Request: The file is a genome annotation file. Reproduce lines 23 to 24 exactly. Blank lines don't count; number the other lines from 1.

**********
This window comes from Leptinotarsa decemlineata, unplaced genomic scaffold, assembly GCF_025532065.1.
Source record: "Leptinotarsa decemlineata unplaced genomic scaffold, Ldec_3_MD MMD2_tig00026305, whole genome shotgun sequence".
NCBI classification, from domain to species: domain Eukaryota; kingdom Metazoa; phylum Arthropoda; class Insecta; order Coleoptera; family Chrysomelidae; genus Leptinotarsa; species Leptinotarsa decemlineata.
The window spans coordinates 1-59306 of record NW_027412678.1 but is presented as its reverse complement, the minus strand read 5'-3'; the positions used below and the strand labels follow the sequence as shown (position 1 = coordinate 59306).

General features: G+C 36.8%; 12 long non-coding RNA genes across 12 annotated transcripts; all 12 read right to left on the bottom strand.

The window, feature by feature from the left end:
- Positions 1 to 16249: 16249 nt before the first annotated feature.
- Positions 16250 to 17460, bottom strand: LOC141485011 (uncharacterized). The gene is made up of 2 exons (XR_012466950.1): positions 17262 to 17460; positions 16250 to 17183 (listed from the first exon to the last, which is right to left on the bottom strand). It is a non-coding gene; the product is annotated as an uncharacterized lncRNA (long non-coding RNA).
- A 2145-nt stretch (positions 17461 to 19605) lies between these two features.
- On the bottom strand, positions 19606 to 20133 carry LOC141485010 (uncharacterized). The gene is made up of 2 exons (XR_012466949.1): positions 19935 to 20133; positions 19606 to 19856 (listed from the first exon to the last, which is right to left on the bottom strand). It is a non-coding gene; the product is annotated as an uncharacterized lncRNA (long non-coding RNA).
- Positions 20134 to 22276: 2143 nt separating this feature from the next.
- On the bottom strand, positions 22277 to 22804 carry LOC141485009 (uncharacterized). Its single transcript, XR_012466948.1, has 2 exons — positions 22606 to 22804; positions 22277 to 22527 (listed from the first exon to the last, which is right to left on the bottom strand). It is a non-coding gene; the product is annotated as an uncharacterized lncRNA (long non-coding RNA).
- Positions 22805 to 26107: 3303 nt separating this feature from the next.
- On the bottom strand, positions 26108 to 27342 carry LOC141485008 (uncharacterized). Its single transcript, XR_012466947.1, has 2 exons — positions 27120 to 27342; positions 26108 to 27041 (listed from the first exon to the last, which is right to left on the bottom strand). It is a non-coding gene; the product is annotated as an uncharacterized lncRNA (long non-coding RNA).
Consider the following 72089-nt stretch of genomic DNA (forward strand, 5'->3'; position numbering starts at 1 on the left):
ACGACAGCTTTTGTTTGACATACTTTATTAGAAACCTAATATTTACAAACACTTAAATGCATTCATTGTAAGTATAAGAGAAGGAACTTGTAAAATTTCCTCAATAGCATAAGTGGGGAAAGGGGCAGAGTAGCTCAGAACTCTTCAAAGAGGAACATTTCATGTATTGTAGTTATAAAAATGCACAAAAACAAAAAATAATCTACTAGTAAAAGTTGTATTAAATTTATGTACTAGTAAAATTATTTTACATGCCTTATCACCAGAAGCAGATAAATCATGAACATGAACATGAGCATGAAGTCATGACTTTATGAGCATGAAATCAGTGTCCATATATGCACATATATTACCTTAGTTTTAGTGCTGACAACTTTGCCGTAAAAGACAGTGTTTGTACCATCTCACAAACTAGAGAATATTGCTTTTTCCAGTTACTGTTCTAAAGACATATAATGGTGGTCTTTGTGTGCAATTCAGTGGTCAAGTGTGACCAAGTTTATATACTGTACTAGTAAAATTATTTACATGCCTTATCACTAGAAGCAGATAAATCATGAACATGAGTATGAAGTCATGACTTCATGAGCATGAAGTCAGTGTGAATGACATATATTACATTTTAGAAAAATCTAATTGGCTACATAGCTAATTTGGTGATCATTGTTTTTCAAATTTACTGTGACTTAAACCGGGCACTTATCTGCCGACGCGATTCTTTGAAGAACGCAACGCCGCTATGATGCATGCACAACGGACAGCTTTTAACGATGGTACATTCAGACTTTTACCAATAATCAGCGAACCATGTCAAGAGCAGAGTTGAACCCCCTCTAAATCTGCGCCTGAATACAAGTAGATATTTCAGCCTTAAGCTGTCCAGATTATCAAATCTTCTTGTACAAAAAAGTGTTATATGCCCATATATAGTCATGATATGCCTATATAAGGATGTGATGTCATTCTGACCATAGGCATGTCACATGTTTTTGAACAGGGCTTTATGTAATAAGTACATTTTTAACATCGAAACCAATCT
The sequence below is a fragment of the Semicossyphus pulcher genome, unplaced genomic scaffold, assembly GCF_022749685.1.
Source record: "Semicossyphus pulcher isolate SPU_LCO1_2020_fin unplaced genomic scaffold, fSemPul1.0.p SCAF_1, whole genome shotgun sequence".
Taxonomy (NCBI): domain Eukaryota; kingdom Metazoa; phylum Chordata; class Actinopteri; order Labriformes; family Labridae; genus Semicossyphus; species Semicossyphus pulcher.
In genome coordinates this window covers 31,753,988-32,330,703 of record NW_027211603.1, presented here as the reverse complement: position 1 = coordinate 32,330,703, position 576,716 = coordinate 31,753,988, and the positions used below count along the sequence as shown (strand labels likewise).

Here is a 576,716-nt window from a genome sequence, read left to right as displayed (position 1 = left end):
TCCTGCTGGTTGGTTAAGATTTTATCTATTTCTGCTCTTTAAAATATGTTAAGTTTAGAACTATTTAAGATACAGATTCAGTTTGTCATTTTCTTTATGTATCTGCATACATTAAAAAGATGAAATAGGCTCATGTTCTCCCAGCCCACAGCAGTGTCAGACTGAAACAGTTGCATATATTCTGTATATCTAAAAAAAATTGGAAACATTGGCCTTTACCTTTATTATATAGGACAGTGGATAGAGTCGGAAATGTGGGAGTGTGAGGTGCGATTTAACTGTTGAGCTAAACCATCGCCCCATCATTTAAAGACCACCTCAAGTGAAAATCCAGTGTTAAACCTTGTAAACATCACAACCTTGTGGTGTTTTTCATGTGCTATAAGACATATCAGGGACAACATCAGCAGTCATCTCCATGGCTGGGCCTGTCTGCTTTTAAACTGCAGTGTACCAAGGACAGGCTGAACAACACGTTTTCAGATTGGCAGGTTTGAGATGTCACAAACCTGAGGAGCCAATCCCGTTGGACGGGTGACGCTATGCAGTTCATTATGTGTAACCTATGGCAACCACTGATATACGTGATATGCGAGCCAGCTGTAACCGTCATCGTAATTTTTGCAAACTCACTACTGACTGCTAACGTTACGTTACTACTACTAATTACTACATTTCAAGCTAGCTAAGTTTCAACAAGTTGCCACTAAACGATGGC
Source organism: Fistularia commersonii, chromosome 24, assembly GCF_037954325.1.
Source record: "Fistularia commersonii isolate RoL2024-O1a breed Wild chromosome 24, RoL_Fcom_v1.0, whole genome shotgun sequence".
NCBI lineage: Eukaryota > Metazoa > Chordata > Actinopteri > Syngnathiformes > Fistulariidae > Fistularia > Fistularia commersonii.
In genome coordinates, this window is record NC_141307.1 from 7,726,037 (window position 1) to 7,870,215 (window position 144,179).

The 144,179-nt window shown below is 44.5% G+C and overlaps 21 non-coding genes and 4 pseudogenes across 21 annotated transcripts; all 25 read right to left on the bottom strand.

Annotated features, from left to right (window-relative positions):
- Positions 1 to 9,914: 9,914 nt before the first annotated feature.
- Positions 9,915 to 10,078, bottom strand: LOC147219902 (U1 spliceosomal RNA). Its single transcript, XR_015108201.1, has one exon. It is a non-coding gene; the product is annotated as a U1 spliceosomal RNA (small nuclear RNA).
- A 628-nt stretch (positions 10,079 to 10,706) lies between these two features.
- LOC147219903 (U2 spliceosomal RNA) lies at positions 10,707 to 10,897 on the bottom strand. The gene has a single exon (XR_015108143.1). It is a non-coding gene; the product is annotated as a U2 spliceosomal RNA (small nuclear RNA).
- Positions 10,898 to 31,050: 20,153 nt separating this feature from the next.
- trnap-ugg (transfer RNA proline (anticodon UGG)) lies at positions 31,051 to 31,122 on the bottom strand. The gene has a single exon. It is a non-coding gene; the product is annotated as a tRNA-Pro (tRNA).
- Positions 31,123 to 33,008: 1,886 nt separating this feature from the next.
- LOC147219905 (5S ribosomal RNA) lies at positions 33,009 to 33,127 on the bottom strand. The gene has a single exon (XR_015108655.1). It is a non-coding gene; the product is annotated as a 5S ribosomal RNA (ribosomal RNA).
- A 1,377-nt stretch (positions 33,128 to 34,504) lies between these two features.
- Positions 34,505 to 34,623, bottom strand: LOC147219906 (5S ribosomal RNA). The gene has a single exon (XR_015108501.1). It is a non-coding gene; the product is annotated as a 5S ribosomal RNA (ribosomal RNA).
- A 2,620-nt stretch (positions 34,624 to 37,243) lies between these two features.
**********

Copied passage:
Source organism: Fistularia commersonii, chromosome 24, assembly GCF_037954325.1.
Source record: "Fistularia commersonii isolate RoL2024-O1a breed Wild chromosome 24, RoL_Fcom_v1.0, whole genome shotgun sequence".